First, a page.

In the wake of recent controversy, there are three bills in Congress that would make untraceable or 3D-printed guns illegal: one from Senator Richard Blumenthal of Connecticut, one from Senator Bill Nelson of Florida, and one from Congressman David Cicilline. The fate of the bills is so far unclear, but the issue does not lack mainstream attention. Even President Trump has weighed in on the issue, citing a conversation with the National Rifle Association (NRA):
I am looking into 3-D Plastic Guns being sold to the public. Already spoke to NRA, doesn’t seem to make much sense!
— Donald J. Trump (@realDonaldTrump) July 31, 2018
It is deeply unclear if the president knows what he's talking about, since "3-D Plastic Guns" sound more like a movie prop than a threat to Americans' safety. Trump also appears to miss the point that Cody Wilson and Defence Distributed want to make plans for 3D-printed guns available to the public for free. If they were for sale, they would already be illegal. Nevertheless, he doesn't think something makes sense.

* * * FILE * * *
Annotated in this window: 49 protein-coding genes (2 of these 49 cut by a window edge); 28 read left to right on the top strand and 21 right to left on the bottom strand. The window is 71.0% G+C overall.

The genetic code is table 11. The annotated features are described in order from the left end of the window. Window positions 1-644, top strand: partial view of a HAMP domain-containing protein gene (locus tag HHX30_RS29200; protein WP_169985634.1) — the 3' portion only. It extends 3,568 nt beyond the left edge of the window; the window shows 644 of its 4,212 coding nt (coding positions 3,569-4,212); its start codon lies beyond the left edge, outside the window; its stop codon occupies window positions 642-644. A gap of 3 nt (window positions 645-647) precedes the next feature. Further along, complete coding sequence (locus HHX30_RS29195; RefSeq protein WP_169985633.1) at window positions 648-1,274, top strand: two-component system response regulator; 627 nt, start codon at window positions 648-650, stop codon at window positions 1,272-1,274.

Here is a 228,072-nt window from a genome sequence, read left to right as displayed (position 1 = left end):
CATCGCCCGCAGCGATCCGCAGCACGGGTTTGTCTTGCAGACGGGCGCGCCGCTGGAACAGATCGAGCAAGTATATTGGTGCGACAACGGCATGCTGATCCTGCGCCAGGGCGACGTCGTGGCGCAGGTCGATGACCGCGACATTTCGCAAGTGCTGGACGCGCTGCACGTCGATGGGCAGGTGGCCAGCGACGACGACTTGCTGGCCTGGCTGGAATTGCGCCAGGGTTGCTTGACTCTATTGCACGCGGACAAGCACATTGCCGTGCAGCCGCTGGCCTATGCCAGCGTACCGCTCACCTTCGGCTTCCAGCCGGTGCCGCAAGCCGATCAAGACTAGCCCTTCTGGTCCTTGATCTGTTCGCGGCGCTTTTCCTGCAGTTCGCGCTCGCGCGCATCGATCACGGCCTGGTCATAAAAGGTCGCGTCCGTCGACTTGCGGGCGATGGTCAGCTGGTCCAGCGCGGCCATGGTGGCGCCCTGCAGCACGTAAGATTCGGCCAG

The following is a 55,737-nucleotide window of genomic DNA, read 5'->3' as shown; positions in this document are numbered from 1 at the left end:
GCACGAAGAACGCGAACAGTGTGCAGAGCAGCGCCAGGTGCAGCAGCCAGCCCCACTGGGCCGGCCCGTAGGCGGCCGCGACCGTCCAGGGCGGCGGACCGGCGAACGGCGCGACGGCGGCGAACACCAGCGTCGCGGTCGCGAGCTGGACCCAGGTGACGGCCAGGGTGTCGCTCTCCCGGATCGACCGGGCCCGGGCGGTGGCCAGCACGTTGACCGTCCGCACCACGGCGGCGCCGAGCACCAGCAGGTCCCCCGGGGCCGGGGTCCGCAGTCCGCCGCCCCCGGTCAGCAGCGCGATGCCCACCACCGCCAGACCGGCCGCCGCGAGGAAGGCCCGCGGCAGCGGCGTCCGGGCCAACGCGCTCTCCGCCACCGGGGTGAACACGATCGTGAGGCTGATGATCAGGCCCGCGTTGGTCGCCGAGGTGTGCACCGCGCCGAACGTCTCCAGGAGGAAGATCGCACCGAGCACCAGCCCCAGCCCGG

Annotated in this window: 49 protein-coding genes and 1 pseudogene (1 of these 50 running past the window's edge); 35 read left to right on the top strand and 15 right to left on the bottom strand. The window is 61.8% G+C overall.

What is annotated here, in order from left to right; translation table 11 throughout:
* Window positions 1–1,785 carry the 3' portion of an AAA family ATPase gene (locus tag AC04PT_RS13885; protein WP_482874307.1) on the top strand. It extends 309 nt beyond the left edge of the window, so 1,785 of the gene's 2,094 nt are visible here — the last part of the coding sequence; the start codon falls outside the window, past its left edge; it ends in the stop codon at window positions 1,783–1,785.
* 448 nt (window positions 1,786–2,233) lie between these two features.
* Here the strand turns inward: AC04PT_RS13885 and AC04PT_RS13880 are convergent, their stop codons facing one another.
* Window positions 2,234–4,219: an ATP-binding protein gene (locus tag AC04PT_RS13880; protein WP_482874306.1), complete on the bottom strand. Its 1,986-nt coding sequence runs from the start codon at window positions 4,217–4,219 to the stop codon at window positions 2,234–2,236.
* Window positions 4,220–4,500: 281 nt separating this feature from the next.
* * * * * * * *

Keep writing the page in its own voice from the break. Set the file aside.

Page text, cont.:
Maybe that's just it. The legal quarrel over 3D-printed guns doesn't make much sense, because really the country is trying to have a debate about updating gun control laws. Technology is the driving force of this conversation, and yet, in the wake of Sandy Hook and every other mass shooting in recent memory, maybe the real driving force surrounding the gun debate is the endless violence enabled by current laws. According to critics — as well as the majority of Americans, in a recent poll — guns are already too easy to buy. Why would the American government make it easier for people to manufacture guns?
Cody Wilson, for what it's worth, insists that his fight to put blueprints for 3D-printed guns online is about free speech. His legal team made the same argument in its case against the State Department. "If code is speech, the constitutional contradictions are evident," Wilson told Wired in 2015. "So what if this code is a gun?" Gizmodo reached out to Wilson to ask how his thinking has changed since then. He didn't respond in time for this story.
The fact of the matter is that Cody Wilson's day of reckoning is just over the horizon. His mission to make it easy for anyone to 3D-print a gun is only winning more attention and that will either spell its doom (likely in the form of federal legislation that bans such weapons) or its success. Success, in this case, would amount to making plans for gun manufacturing using 3D printers or computer-based milling machines readily available to the general public.
Apparently, Wilson has a tombstone that says "American Gun Control" outside of his office at Defence Distributed in Austin, Texas. Which makes it hard to believe this fight is all about free speech. Clearly, this guy has death on his mind.